I’ve been aware of something lately, but I haven’t really wanted to acknowledge it—kind of like that moment when you are driving and you see a pedestrian and you realize you’ve committed to not stopping and you don’t want to make eye contact because all things being equal, you’re making an asshole move. Maybe not exactly like that, but still, a shift I’ve been uncomfortable acknowledging.
It’s pretty simple. I want space. I really, really, really want to be able to pee and grab my glasses first thing in the morning. I want enough time to maybe even slip into a pair of socks so that I don’t freeze. I can’t. By the time I swing my feet out of bed two little people are already making their breakfast orders as they cling to my body. Then come the calls:
“You need to change my diaper.”
“You didn’t give me any pants again.”
“Can you button this?”
And of course this is all peppered with yips from the puppy. Rationally I know that I can tell them to wait, that I can set boundaries of when they are allowed to come in our room, guide them to understand how to be self-sufficient in rooting through the dryer for clothing. I have tried to do so at different times, but never with any great consistency. When I allow myself yo acknowledge why, it’s this, once they get it the cacophony will change. Like Santa or the tooth fairy, crawling into our bed will become something that isn’t real to them anymore.
Lanky girls are going to slam cabinets and rustle through drawers to find what they want. I’ll be seeking them out and not the other way around. Of course I know this is a bit of an exaggeration, at least for the next few years. It’s just that in the same way I want to preserve their childhood, I want to preserve my participation in it. I feel shame when I don’t want to be with them, when I just want a break.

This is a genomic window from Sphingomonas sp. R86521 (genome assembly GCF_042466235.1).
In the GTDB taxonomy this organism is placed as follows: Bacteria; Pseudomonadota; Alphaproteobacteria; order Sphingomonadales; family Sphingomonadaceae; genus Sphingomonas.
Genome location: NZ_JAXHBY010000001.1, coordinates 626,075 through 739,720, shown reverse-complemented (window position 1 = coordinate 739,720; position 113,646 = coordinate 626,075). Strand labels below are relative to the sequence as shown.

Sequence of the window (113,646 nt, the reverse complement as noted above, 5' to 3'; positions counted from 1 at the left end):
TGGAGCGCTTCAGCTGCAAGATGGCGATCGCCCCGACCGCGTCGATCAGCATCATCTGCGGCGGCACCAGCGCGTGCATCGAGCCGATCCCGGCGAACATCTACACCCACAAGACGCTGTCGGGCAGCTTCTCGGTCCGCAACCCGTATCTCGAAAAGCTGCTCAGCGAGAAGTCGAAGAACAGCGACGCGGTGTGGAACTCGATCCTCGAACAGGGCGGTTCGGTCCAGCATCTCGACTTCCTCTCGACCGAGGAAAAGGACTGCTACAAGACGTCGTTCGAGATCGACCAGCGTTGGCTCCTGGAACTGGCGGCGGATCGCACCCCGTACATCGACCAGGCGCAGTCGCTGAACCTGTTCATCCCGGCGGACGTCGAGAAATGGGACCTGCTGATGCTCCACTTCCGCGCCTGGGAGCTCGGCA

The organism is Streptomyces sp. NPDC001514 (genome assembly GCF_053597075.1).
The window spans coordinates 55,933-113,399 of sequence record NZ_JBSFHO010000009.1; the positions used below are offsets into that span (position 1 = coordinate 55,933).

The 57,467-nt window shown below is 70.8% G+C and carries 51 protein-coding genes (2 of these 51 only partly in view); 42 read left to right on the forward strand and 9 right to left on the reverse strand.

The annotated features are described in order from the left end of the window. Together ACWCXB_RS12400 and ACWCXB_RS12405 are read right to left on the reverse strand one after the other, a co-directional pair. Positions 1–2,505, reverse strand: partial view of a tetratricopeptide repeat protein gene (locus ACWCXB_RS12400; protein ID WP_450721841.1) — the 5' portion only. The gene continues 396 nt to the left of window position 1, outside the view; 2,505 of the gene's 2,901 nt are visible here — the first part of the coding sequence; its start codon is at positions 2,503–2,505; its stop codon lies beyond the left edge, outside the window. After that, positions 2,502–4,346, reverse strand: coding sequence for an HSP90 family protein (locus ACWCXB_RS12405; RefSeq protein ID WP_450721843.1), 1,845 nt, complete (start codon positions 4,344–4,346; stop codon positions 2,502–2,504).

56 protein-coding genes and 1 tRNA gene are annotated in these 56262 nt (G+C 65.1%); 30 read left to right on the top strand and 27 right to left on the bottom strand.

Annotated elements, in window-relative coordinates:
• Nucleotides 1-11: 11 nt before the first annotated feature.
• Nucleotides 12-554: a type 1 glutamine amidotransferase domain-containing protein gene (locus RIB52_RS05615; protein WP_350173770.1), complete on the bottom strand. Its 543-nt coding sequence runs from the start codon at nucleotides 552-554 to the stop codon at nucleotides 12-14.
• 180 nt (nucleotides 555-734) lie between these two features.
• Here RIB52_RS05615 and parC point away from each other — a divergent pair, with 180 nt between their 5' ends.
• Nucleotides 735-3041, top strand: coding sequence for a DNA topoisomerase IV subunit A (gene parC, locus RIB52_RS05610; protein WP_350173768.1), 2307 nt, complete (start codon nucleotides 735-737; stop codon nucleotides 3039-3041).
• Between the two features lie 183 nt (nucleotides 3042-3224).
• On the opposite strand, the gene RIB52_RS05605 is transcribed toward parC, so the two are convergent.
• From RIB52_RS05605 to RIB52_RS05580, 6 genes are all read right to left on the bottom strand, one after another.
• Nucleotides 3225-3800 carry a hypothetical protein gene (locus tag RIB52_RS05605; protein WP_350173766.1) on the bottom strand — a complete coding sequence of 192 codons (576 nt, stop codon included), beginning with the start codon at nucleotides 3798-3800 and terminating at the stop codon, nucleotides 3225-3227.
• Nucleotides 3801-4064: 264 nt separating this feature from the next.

It feels wrong to me that when I see a picture of a banged up, dark green Citroën on a cobble stone street I feel pangs of lust, wishing I could go with Sean. My wanderlust roams to times when packing for others wasn’t a requirement, when our biggest logistical detail was hiking boots or flip flops. I long to watch the morning news with my coffee in hand and not fear having the scalding liquid sloshed on my bare legs, not worry that someone is going to ask what rape or murder means.
Suppressing these feelings is often possible because I do delight in romping through the snow with the girls or sprawling out on the floor and building sweeping empires of blocks, complete with garishly styled Barbies holding court. The problem is that more and more I want there to be time in between the playing, tending, teaching and bathing. I am tormented by wanting to speak up, to explain to them that I need time, but feeling as if it is inappropriate. Is there a difference between creating a healthy future template for them as women and maybe moms and just being selfish?
I watch Briar going through the same thing. She wants privacy as she dresses, wants to be able to schedule her time, go at her own pace and assert her independence. She also wants bedtime cuddles, help tying her shoes and to have things done for her. Yesterday she stepped off the bus with a smile that could melt snow. She bounded toward me and gushed, “Do you want to know why I am smiling like this?” I smiled and nodded. The answer involved Valentine’s Day, a “kiss on the lips” and some other things I couldn’t process.
I wish there was a way to bypass this moment in time of being aware as I go through this natural progression of distancing myself from the role of sole source of food, comfort and entertainment. Their fledging, my mortality and the closing of a chapter, albeit with beautiful new pages to be written ahead, is killing me one, “Not right now” at a time.